Portugal was seen as a country that was incapable of dealing with its issues, that couldn’t cope with belonging to the EU and Euro Zone, and had to manage a process of getting poorer in the future.
“It made me sad when having these conversations overseas that they really don’t know the Portuguese. They didn’t know our character, our capacity to work, endure, our national cohesion and our ability to stick to goals”, said the minister.
“But we proceeded admirably through a very painful adjustment process, and we stood together which is one of the main reasons why we succeeded,” he said.
And it should not be forgotten that 40 years ago a large section of the population was illiterate, but since then is one of the counties in the world that has made the most progress in educating the population and getting them through higher education, particularly, according to the OECD, in science, maths and languages.

Trust, confidence and stability
The past five years has been marked by earning the trust of international investors and keeping public expenditure under control and which has allowed Portugal to change the perception internationally and thereby lower the interest paid on servicing public, private and State borrowing from overseas investors.
“This has given companies room to breathe while continuing to stick to goals going forward: lower public debt while providing support to public services, to lower the tax burden for companies and families, but keeping the focus on lowering public debt which feeds trust, confidence and stability,” said Pedro Siza Vieira.
The US Ambassador, George E. Glass pointed out that Portugal probably has one of the most stable Governments in Europe. It is a political and economic stability, as well as having a social and cultural stability.
“I think the fact that we are one of the European countries that is more certain of its national identity creates a social stability which is an asset to be treasured” said the minister.
The minister highlighted the discussions over the State Budget 2020 in which all the partakers from all parties and political persuasions never said that the country was going to be doomed or was in a bad state. Instead, the questions were: “Where do we place our ambitions?” “Where do we want to take this country?” What is the scale of our ambitions and possibilities?”

Going forward
Portugal’s Government needs to continue to improve the conditions that will allow its population and companies to thrive and to grow.
“We are a small country and if we want to grow economically, we need to look overseas. We need to tap the external markets. W will grow if we can export to other markets,” said the minister for the Economy.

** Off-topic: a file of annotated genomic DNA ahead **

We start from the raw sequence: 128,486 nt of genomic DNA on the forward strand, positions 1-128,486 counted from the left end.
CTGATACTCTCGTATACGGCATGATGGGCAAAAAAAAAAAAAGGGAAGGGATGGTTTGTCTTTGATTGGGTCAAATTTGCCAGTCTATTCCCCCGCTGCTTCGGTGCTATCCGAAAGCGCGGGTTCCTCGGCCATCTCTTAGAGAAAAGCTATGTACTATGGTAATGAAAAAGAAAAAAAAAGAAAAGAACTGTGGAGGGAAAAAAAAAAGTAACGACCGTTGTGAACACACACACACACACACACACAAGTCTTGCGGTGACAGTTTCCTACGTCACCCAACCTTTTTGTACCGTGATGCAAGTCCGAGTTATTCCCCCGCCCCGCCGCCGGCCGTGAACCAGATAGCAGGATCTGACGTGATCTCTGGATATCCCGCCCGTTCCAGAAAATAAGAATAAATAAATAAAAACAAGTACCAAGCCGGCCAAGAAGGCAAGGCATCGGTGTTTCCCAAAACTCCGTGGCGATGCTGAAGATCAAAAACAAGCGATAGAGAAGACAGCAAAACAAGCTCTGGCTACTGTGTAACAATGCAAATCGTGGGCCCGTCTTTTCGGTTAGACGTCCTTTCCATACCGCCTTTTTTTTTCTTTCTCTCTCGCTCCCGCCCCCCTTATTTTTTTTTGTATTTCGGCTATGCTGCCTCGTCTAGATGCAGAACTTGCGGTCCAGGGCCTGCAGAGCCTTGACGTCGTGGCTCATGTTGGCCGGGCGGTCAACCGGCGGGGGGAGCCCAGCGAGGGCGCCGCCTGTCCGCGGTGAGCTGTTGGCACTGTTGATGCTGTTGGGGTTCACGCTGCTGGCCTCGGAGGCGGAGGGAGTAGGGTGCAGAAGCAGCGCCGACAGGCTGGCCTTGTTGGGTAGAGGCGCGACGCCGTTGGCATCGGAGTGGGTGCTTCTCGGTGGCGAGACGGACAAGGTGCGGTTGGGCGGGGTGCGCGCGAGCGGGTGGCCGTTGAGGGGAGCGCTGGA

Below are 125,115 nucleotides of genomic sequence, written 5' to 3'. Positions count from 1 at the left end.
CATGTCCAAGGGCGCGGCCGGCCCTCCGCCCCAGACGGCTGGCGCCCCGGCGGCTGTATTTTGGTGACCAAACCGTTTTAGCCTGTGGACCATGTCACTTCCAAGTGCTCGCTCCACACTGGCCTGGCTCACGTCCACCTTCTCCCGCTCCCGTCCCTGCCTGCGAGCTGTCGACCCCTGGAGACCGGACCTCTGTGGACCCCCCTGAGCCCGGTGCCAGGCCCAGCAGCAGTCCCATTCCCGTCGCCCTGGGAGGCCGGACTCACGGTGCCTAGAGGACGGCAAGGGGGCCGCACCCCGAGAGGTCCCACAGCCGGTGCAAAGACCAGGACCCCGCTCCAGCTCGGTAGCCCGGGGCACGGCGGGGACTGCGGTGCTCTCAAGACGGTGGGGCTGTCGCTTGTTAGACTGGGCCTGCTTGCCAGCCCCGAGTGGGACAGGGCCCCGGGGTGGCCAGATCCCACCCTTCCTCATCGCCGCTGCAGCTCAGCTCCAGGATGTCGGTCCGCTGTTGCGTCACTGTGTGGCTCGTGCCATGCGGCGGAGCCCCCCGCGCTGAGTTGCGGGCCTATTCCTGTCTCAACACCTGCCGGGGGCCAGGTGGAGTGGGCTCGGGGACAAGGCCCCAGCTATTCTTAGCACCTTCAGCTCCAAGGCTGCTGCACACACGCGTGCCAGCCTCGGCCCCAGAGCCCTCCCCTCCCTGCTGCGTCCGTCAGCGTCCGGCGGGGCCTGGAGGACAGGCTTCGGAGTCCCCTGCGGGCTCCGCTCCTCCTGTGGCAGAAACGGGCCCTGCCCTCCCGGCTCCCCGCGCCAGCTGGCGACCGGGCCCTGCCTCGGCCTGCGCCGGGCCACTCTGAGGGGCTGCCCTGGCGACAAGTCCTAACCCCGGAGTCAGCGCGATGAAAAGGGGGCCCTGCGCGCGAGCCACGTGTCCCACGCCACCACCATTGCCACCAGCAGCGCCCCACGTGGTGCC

And Portugal can compete in its own market, by making things that it currently buys from others overseas.
Portugal needs to become more productive, innovative, able to deliver products, goods and services which are of a quality that merits the preference of overseas clients.
“We have to understand that to do this we must continue to improve the education of our people because we are still behind the educational level of our competitors. We need to invest in the current workforce. We need to continue to invest in science and technology and research while bringing together corporations and universities and encourage continued innovation in companies” he said.
In order to secure this Portugal needs access to capital and this means continuing to be attractive to foreign investment. “We need to make sure that we create more wealth in the country to be reinvested.”
But the one area which needs the most attention, investment and education is in digital transformation and turning Portugal into a digital society.
“We are not at the bottom of Europe, but if we want to close the gap we need to make a much more concentrated focus and effort in that respect,” stressed Pedro Siza Vieira.

Progressing trade relations
The United States can help Portugal by continuing to progress its trade relations and the US offers Portugal the ability to find a market in which Portuguese companies can grow. If the US continues to be the great partner it has been in terms of higher education and scientific development.
“The US is a partner that is important and it is important to make sure that it continues to be the anchor of the transatlantic relationship it has been over the past two centuries,” concluded the Minister or the Economy Pedro Siza Vieira.